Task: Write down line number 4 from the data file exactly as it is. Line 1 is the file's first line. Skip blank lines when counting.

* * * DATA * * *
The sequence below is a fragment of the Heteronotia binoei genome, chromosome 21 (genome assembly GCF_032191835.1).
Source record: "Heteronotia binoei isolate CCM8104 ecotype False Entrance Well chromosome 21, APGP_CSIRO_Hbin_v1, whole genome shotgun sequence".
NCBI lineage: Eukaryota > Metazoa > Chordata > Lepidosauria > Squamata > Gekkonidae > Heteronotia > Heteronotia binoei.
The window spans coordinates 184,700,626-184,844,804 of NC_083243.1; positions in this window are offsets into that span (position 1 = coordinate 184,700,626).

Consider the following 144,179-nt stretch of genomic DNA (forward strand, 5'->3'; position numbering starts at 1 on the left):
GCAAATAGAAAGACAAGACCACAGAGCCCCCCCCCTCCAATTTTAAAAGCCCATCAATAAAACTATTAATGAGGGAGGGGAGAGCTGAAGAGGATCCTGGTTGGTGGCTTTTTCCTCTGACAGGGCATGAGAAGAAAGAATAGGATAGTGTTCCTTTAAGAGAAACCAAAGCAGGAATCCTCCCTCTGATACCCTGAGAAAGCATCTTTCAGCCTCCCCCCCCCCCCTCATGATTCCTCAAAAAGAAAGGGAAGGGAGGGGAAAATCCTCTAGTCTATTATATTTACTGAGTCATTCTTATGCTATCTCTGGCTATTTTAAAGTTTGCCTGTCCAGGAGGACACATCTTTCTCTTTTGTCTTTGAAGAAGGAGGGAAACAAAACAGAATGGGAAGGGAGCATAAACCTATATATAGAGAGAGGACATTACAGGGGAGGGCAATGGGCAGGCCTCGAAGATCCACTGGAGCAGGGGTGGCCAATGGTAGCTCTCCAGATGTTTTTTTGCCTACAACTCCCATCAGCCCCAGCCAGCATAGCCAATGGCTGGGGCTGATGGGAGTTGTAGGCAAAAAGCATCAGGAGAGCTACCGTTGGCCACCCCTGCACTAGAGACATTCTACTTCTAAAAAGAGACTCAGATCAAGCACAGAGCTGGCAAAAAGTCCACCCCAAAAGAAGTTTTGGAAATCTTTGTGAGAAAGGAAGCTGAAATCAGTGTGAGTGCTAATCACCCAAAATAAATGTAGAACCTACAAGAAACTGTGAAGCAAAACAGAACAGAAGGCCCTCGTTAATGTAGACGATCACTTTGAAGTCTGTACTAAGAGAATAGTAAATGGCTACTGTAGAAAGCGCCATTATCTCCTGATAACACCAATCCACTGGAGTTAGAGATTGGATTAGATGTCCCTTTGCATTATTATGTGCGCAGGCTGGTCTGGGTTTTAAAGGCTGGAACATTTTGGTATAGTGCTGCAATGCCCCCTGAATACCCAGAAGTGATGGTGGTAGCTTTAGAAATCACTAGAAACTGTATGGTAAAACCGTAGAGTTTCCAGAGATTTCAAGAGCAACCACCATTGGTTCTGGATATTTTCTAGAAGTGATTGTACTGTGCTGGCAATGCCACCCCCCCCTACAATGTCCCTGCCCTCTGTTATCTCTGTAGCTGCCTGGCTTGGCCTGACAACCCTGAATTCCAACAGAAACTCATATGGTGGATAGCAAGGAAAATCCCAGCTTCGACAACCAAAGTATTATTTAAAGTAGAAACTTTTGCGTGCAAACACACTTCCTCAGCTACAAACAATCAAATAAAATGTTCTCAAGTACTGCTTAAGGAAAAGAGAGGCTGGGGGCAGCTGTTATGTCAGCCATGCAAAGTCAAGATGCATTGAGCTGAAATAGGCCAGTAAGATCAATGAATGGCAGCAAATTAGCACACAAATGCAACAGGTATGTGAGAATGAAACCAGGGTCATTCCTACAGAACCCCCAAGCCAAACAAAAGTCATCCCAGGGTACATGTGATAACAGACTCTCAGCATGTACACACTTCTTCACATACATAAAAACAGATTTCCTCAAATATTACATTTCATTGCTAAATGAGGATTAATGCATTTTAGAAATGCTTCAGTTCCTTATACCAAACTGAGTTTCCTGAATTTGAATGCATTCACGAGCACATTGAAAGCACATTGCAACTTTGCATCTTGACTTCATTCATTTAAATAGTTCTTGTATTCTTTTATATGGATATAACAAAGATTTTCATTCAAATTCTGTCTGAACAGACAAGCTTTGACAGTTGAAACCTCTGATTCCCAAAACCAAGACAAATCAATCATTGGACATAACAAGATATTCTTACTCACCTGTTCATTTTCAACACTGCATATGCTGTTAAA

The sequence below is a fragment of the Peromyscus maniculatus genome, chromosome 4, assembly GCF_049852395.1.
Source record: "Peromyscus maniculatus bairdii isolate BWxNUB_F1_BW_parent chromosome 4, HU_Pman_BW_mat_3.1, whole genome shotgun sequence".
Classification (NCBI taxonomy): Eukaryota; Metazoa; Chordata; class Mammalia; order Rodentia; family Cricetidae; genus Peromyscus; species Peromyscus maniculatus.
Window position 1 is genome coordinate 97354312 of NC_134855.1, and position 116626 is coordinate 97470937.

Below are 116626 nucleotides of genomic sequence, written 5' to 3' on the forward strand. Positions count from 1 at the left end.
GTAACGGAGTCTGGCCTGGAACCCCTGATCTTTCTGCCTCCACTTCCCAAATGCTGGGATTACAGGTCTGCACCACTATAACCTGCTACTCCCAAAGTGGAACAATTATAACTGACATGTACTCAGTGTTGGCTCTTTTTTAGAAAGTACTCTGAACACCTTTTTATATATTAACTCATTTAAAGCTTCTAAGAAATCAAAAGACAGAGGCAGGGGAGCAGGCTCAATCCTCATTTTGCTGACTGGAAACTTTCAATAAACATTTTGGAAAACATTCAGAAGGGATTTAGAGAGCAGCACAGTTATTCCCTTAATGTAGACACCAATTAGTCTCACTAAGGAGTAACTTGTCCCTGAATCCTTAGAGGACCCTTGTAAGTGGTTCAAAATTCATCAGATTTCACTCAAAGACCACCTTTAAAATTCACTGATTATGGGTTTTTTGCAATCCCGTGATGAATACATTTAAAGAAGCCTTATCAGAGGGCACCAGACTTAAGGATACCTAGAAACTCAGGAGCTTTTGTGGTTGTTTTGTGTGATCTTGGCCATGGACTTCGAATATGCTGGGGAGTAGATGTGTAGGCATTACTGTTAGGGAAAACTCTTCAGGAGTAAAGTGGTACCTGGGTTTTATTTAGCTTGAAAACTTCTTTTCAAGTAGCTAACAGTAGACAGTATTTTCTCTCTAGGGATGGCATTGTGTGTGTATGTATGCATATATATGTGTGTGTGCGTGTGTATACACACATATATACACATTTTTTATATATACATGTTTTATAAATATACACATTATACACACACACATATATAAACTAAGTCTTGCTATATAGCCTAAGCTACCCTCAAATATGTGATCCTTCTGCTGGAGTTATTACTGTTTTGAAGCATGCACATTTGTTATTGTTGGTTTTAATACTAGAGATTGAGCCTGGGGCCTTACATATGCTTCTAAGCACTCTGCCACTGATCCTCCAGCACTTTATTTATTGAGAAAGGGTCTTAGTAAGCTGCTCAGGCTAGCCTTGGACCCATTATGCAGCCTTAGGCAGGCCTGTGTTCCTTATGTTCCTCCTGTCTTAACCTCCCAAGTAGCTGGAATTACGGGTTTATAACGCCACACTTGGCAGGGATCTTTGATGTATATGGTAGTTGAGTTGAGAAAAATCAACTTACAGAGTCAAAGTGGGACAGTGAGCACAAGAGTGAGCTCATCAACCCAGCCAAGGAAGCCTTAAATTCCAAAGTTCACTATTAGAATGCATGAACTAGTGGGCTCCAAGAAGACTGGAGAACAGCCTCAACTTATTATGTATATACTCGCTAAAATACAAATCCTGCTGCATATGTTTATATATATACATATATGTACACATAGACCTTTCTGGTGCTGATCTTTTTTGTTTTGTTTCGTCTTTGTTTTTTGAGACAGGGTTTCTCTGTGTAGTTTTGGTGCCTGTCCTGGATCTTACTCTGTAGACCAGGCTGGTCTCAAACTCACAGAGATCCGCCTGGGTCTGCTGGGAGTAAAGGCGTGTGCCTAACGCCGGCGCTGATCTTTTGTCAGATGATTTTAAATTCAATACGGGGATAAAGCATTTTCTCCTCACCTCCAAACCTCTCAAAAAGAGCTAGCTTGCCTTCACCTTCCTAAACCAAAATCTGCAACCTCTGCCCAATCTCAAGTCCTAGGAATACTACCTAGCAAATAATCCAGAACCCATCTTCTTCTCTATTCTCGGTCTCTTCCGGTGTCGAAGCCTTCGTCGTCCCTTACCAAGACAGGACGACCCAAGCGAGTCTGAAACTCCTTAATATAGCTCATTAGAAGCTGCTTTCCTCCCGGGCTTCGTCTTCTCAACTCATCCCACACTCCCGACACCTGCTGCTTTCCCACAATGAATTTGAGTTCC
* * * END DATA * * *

The window spans coordinates 184,700,626-184,844,804 of NC_083243.1; positions in this window are offsets into that span (position 1 = coordinate 184,700,626).